The Taoiseach has said talks to secure a Brexit deal with the United Kingdom are "moving in the right direction", but it is "unclear" if it will be ready in time for the EU summit later this week.

Leo Varadkar said British Prime Minister Boris Johnson said at a meeting between the two leaders last week that he was confident he could get any deal through the UK parliament.

If there is an agreement in Brussels and the House of Commons is able to vote in favour of it on Saturday, it may not be necessary to consider a Brexit extension, Mr Varadkar said.

He said there are "a few hurdles between now and then", firstly, any deal would have to be approved at European Council and then approved by the House of Commons.

The Taoiseach said what we discussed last week was the issue of customs and the wider issue of the east-west relationship.

Mr Varadkar said there had been a "broad meeting of minds" in his discussion with Mr Johnson last week.

But he added "turning that into a legal agreement is a different thing".

Mr Varadkar said he still thinks there is a significant gap between the UK and EU, particularly in the area of customs, but the situation may have changed in the last couple of hours.

He said he would be getting an updated briefing from Brussels this evening.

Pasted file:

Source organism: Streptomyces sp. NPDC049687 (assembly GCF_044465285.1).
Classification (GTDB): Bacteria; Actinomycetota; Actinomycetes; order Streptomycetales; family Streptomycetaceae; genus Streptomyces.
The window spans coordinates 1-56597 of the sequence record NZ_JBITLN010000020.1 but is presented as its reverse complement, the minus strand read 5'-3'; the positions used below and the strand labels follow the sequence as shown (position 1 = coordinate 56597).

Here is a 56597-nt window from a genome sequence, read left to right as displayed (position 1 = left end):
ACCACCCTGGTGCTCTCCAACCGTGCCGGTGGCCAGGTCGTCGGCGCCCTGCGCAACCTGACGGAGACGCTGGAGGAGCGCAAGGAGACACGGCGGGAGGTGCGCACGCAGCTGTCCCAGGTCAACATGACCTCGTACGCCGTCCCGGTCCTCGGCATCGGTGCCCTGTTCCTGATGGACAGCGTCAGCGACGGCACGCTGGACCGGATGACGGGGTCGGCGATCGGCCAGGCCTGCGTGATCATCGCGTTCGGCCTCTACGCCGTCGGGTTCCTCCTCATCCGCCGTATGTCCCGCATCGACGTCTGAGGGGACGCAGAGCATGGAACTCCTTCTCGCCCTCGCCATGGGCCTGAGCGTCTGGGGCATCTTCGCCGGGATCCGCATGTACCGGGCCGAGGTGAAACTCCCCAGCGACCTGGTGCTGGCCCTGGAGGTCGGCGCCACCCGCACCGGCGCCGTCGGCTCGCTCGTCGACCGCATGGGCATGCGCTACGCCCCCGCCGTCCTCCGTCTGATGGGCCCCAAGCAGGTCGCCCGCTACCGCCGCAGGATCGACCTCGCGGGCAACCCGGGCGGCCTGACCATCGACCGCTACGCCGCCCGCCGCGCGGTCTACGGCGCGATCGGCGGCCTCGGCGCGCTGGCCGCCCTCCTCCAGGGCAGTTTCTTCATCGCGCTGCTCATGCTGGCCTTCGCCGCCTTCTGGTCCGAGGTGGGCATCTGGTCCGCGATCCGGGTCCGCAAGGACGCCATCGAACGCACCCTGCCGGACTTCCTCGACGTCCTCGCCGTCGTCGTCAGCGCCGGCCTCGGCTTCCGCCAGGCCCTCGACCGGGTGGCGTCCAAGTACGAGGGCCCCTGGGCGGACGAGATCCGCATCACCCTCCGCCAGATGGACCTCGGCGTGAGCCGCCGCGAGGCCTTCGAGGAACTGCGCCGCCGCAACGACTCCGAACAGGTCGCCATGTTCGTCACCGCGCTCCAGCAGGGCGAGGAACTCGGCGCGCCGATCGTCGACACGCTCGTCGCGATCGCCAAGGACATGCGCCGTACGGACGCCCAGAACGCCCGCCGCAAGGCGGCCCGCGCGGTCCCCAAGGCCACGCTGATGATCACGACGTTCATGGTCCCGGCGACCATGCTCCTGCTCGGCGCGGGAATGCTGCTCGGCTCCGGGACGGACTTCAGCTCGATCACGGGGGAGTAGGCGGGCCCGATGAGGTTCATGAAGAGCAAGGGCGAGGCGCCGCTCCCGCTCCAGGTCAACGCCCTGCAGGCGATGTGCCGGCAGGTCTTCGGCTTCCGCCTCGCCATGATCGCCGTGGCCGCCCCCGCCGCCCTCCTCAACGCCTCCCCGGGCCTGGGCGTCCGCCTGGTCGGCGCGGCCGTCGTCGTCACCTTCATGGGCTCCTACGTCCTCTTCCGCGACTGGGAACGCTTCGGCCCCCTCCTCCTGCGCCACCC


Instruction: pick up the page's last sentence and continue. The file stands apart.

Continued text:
Meanwhile, Tánaiste and Minister for Foreign Affairs Simon Coveney said that securing a Brexit deal ahead of this week's EU summit will be "difficult but doable".

The Tánaiste would not be drawn on whether the EU would grant an extension to the UK if a deal could not be reached at the summit.

"If the deal can't be done today or tomorrow in advance of the summit then the leaders will have to decide what kind of mandate to give Michel Barnier, and of course the UK will have to decide as well as to how to proceed," he said.

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The Taoiseach gave a lengthy update to Cabinet about his meeting last week with Mr Johnson.

He said he came away from the meeting convinced that the prime minister had decided that securing a deal was the best option.

The Taoiseach felt that Mr Johnson showed a good appreciation for the fragility of the situation in Northern Ireland and the need to move things on to a better place.

The discussions focused on the core issues of consent and customs.

The Taoiseach was satisfied that the discussions would move things forward to a point whereby Brexit Secretary Steve Barclay was able to hold a successful meeting with Mr Barnier the following morning, which paved the way for those discussions to get under way between the task force and the UK.

Additional reporting: Mícheál Lehane, Mary Regan